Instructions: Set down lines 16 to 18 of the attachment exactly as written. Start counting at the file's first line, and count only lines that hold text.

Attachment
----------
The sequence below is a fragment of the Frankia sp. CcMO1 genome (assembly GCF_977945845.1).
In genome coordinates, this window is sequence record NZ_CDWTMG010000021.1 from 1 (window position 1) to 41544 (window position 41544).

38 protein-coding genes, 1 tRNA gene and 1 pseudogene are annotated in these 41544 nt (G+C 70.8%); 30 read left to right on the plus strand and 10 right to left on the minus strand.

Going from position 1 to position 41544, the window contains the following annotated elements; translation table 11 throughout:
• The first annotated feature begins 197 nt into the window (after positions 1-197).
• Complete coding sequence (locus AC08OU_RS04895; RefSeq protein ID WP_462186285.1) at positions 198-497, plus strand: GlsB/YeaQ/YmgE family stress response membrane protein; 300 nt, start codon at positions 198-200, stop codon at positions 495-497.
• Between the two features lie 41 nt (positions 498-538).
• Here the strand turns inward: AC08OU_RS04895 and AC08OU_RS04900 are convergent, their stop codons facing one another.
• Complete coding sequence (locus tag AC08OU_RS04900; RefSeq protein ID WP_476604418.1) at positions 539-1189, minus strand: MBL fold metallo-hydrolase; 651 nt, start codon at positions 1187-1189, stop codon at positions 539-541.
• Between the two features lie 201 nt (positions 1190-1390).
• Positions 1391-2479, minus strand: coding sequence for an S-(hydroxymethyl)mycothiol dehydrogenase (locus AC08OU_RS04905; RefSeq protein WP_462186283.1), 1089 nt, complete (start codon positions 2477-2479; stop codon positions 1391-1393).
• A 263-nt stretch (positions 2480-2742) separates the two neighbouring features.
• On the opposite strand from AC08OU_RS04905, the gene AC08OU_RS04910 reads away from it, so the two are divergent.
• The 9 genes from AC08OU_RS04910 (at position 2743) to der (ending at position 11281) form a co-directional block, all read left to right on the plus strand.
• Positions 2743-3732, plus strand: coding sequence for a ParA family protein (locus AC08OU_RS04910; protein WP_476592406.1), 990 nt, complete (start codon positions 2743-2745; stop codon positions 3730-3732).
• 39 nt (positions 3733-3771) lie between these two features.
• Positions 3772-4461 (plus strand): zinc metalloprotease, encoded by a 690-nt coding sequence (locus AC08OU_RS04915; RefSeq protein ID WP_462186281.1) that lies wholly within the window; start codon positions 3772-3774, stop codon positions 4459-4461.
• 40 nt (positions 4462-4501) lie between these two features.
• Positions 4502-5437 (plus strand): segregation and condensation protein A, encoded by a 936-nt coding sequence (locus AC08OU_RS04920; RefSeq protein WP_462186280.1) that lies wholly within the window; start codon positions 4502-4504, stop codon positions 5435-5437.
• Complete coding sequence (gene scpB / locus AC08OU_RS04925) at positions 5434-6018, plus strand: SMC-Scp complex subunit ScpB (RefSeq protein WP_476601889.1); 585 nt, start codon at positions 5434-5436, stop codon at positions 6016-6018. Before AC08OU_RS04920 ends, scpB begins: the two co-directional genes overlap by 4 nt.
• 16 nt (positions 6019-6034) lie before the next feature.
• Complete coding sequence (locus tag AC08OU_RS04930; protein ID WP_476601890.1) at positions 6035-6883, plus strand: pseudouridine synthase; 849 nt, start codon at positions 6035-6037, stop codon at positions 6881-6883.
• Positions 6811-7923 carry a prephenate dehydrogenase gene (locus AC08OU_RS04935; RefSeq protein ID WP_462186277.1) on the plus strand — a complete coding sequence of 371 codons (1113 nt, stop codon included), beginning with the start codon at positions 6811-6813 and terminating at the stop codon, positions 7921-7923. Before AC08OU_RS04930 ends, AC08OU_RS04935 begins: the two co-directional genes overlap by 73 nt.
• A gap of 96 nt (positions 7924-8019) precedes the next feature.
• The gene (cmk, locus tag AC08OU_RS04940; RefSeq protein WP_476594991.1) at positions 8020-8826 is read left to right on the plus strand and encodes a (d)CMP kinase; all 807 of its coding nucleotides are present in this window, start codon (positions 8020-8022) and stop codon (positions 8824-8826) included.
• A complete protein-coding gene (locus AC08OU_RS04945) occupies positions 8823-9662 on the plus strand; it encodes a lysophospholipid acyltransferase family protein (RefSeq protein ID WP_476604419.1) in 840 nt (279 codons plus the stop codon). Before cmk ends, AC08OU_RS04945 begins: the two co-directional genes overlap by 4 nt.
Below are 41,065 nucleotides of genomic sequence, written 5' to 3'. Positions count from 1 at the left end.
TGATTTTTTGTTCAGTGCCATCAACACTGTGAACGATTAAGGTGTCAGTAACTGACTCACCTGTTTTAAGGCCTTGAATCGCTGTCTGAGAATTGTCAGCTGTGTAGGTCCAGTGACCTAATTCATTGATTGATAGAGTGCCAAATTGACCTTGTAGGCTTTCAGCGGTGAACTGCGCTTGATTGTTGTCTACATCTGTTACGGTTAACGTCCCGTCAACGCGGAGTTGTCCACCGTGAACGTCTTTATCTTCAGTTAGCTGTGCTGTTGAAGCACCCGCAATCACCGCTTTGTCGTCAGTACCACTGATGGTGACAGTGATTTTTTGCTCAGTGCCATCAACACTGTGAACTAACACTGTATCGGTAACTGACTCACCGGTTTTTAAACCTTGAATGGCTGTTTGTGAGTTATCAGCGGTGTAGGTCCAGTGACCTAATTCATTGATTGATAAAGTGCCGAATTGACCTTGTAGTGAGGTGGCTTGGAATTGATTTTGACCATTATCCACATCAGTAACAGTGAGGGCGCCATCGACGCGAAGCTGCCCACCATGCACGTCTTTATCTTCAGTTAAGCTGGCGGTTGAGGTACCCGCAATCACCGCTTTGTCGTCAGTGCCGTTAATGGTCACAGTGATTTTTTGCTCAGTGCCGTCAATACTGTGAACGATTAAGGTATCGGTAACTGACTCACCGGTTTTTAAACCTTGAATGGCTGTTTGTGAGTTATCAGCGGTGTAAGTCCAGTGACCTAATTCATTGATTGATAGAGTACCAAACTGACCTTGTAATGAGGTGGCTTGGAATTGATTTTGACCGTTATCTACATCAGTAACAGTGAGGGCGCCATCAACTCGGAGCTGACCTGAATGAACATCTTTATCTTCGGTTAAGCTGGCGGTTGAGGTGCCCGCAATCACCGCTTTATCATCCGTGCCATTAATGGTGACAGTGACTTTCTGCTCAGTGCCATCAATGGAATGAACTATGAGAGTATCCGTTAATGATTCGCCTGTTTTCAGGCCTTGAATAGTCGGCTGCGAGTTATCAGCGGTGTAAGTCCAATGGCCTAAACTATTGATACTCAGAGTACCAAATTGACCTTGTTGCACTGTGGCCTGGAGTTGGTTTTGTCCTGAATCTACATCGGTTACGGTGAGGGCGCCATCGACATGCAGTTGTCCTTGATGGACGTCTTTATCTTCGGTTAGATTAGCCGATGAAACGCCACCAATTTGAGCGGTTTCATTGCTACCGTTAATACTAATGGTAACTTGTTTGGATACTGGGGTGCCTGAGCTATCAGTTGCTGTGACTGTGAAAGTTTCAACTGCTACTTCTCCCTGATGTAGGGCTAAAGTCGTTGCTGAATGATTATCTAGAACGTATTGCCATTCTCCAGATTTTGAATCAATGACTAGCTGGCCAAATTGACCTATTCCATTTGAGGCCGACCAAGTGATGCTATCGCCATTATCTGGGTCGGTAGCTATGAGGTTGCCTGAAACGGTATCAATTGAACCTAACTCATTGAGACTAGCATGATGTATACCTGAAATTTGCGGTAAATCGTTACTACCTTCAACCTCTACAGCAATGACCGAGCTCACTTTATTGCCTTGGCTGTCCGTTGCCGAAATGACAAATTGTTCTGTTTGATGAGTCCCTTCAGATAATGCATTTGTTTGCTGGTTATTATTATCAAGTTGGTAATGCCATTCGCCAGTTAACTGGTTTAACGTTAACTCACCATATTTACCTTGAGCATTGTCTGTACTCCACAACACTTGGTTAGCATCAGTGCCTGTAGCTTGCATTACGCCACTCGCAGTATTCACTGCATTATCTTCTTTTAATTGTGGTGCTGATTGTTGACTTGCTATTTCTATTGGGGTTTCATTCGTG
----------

• 39 nt (positions 3733-3771) lie between these two features.
• Positions 3772-4461 (plus strand): zinc metalloprotease, encoded by a 690-nt coding sequence (locus AC08OU_RS04915; RefSeq protein ID WP_462186281.1) that lies wholly within the window; start codon positions 3772-3774, stop codon positions 4459-4461.
• 40 nt (positions 4462-4501) lie between these two features.